Whole Farm Co-op, early local foods innovator, changes to survive

Robert Bromeling, who has been the full time manager at Whole Farm Co-op in Long Prairie since 2002, became a once-a-week volunteer on Monday. That’s because the cooperative’s board of directors has decided to do without paid staff, at least for now, in a bid to make the organization more financially viable.

“They are not closing, just redoing,” Bromeling said of the board. “We will be volunteer-run for a bit. They are refiguring out how to do some things.”

That refiguring includes changing the way the cooperative sells to its customers. Given an increasingly robust local foods marketplace in the Twin Cities, shoppers have myriad options when it comes to buying local produce and meats. As a result, Whole Farm is struggling to adjust to a newly competitive landscape.

Founded in 1997, Whole Farm has acted as a food hub, connecting sustainable and organic farmers in the Long Prairie area with customers, mostly in the Twin Cities. Via the web or in person at the co-op’s basement store, customers could buy vegetables, flour, meat and other goods from around 30 farmers and producers. They could order items as specific as a single package of locally raised Italian sausage or an individual bag of flour for delivery to a drop site. They paid by check after receiving a paper bill.

The setup, while innovative 16 years ago, hasn’t worked as well lately, especially for farmers, who often wait months for their products to sell, one bag at a time, and in turn wait to be paid. “Producers are saying with price of feed and everything, they need a faster turnover instead of waiting,” Bromeling said. “Most of them are willing to stay (at Whole Farm) if they can get a faster turn on the dollar. You can see the producers’ point.”

Going forward, meat will be sold in larger quantities and customers will be asked to pay for some goods in advance. Vegetables will be sold on a subscription farm model, requiring 50 percent payment up front for a season’s share or half share. “Instead of selling meat by the piece, we’ll be doing bundles, quarters and halves,” said Bromeling, noting that meat has been the co-op’s mainstay. “All the vegetables will be in boxes. This way, producers can get their money faster. Now, it can be up to eight months before they get the money from one animal. Chickens will be whole.”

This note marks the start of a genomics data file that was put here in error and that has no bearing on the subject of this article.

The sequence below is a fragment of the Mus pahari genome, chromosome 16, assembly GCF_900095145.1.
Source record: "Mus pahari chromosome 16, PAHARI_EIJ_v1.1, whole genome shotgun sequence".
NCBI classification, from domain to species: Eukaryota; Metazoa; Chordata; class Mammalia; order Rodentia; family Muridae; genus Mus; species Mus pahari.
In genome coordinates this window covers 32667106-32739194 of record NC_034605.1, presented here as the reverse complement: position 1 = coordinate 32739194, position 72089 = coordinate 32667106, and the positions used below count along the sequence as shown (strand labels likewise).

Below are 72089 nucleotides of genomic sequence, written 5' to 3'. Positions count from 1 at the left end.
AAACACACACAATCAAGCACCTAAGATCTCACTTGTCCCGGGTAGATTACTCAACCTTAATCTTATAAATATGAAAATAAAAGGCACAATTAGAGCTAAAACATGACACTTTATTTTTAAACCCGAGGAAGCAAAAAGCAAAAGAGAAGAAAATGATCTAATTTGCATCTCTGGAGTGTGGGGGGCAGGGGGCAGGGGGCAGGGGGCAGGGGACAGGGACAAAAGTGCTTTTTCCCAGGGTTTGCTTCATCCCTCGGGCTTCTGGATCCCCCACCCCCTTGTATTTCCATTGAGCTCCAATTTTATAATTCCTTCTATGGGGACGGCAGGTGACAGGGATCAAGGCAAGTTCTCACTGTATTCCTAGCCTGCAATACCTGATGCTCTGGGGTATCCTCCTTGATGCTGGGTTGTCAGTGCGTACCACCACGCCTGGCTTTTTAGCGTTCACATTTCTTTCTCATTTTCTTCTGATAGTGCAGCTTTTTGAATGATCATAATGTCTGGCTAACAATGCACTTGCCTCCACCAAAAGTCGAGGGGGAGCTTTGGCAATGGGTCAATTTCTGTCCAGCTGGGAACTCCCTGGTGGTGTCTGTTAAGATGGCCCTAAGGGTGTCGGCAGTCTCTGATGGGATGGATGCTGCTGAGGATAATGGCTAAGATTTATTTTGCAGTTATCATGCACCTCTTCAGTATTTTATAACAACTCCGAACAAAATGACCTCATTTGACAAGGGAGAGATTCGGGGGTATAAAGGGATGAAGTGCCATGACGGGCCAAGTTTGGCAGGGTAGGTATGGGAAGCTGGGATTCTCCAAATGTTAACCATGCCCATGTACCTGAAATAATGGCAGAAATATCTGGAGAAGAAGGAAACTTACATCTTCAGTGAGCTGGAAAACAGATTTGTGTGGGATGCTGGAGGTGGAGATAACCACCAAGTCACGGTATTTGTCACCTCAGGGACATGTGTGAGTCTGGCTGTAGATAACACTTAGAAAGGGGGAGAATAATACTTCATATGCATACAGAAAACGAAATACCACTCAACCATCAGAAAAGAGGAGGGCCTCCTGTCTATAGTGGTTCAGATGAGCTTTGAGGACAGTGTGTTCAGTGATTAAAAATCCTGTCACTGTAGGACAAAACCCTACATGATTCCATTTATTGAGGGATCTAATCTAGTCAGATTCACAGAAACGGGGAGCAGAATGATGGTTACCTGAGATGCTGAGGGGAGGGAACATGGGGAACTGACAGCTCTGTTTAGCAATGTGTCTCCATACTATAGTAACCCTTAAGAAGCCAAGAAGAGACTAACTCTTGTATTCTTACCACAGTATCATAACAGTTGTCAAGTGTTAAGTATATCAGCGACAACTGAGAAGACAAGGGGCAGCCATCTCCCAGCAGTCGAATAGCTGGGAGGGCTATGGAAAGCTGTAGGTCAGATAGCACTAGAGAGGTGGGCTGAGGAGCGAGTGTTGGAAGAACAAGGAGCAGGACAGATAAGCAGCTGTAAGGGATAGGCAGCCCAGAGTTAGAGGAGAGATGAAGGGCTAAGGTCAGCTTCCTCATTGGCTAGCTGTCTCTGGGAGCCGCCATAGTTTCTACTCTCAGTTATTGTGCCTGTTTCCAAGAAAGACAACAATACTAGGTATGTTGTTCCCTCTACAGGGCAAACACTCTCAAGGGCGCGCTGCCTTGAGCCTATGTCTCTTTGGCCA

In addition, according to an emailed note from board chairman Roy Perish, deliveries will be made less often and possibly irregularly. The co-op will keep its store but, “The office hours are unknown.”

Whole Farm’s other staff member, Kristin Wilson, will start a new job this week at Camphill Village, a working farm for people with developmental disabilities near Sauk Centre.

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Kristin Wilson in the Whole Farm meat locker/MPR Photo by Chris Welsch

How these changes resonate with longtime customers remains to be seen. It could be that different people will be interested in a quarter of a cow than a pack of steaks. “We will find out how that will affect customers,” Bromeling said.

Whole Farm’s operating model isn’t its only challenge. Sales have slowed recently, largely due to competition from the growing variety of local food sources in the Twin Cities, including grocery stores, subscription farms and consumer co-ops.

“There is nothing you can say, it’s just a changing market,” said Bromeling. “When we set out, we set the pace for a lot of things to change. We were a pioneer in a lot of ways. A lot of people have picked up and are doing the same thing. It’s not saying we’ve done anything wrong, just that there is a lot of competition out there.”

“Bigger stores now have organic natural food sections,” he said. “It’s easier for people in town to go and pick up a package of ground beef that is grass fed, instead of dealing with a package that’s frozen. They don’t have to preorder or think ahead. They don’t have any of that to do.”

When it comes to local foods, the Twin Cities is extremely well served, according to Stuart Reid, executive director of the Minnesota-based Food Co-op Initiative, a group that helps launch retail food co-ops across the country. “The Twin Cities has one of the highest concentrations of food co-ops,” he said. “It’s a sophisticated market. Plus you have Whole Foods and Trader Joe’s, plus Lunds and Byerly’s and Kowalski’s. They do a really good job.”

With all these choices, organizations like Whole Farm have a harder go of it. “We really have a tough market,” Reid said. “We are flourishing, which shows that people do care how their food is handled. But there are factors that put the buying club at a disadvantage. There is not as much selection. You may not be able to buy in the exact quantities you prefer. You have to wait until the next order cycle.”

Nor do they typically offer the one-one-one relationship between farmer and customer found in subscription farm arrangements.

Reid said buying clubs or food hubs like Whole Farm can be successful, but mainly if they are located away from large metro areas, or if the nearby metro doesn’t have many sources of local produce and meats.

Bromeling hopes the changes at Whole Farm will keep the co-op around for another 16 years. “Change is inevitable,” he said. “We have to streamline and change a little bit to keep up with the times. It should work. But we are going to have growing pains. It’s going to be a little different.”

“We are a smaller hub,” he said. “We are hoping to get bigger.”